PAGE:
Success rates have generally advanced steadily year by year and dramatically over the decades. Results vary widely depending on the organ but, for example, about 95 percent of patients who have had a kidney transplant are alive after one year, 80 percent after five years and 60 percent after ten years. About 90 percent of heart patients are alive after one year, 75 percent after five years and 55 percent after ten. For lung patients the figures are 85 percent, 50 percent and 25 percent.
Given that all these people were terminally ill, that many were close to death at the time of their operation and that, over the years, some proportion of them will die from unrelated causes, the distance transplantation has come speaks for itself.
“Reg Green has a powerful story of his own concerning the agony and the ecstasy that is the world of organ transplantation. But the strength of "The Gift That Heals: Stories of Hope, Renewal and Transformation Through Organ and Tissue Donation," is that Green has presented us with a multitude of portraits -- reminding readers that the need is great, the choices painstaking, the rewards priceless. It is about everyday people and their confrontations at the confluence of life and death -- a most remarkable achievement.”
-- James Hill, managing editor, The Washington Post Writers Group...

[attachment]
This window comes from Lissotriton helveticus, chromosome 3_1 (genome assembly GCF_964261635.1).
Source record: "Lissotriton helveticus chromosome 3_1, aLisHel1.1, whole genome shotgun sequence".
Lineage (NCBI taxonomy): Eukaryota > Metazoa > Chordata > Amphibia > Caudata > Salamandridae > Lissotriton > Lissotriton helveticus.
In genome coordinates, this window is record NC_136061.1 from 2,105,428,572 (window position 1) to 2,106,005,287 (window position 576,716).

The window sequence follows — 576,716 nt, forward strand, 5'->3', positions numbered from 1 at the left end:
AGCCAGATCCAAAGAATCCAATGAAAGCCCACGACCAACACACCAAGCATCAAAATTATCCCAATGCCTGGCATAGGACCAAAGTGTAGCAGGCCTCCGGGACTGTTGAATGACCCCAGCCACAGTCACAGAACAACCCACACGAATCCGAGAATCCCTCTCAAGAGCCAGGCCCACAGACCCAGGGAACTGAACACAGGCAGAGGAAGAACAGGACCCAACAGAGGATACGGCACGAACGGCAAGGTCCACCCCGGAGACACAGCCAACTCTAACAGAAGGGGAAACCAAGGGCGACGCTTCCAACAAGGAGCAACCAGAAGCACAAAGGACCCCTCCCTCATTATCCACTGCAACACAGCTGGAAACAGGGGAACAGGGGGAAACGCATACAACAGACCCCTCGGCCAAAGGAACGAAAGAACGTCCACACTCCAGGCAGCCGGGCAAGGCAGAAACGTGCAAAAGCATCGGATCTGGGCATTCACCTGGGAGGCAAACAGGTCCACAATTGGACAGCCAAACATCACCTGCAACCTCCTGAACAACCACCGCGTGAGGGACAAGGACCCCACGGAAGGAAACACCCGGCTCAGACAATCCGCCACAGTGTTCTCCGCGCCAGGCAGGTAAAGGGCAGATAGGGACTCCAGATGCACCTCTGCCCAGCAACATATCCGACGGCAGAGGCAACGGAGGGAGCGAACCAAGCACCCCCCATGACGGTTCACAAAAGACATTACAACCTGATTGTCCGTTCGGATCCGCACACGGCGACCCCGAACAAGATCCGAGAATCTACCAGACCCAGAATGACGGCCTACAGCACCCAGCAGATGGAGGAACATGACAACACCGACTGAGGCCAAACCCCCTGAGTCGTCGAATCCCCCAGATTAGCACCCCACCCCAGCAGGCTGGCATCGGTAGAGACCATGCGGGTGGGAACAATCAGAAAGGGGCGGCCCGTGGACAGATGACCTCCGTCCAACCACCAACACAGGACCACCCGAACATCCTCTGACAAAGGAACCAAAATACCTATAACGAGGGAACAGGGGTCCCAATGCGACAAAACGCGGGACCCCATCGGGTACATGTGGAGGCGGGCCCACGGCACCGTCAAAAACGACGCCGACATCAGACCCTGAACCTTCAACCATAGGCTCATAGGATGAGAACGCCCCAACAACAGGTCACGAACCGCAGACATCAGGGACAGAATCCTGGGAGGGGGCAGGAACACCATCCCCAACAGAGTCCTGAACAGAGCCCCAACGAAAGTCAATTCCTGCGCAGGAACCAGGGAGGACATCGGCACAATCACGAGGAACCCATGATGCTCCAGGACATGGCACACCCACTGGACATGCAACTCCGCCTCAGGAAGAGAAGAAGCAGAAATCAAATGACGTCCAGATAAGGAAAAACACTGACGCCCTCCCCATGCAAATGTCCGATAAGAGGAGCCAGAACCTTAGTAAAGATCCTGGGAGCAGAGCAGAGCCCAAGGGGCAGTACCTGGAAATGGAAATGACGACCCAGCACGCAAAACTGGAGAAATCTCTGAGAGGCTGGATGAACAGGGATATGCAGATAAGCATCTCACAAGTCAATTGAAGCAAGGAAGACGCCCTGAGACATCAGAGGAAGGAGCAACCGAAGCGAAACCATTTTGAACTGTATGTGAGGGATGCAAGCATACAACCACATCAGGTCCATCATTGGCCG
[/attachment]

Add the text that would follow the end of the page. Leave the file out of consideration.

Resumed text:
“When Reg Green’s son was murdered he might have been expected to retreat into grief; a bitter, diminished man condemned to a life haunted by the boy who was not there. Instead, he has worked tirelessly to promote organ donation.
"This is a book about those who have received and given the gift of life and there is a golden light in it. Green has a skill with words and the journalist’s knack for making a story compelling. The book is a celebration of life; of decency; of hope; of a little boy, and his father’s commitment.”
-- Llewellyn King, syndicated columnist and PBS talk show host.
"Here are the faces behind organ donation: devastated families who, instead of turning inward in bitterness and despair, find the compassion to help others in desperate need, and organ recipients, who once at death’s door, now run marathons, start families and resume their careers. Their stories are riveting."
-- Robert Kiener, Reader's Digest.
"Reg Green probably knows as much as anybody on the planet about the rich, heartbreaking and transcendent realm of organ donation. He is also a fine, careful journalist and this combination makes this a most compelling and inspirational collection."
-- Stephanie Salter, syndicated columnist.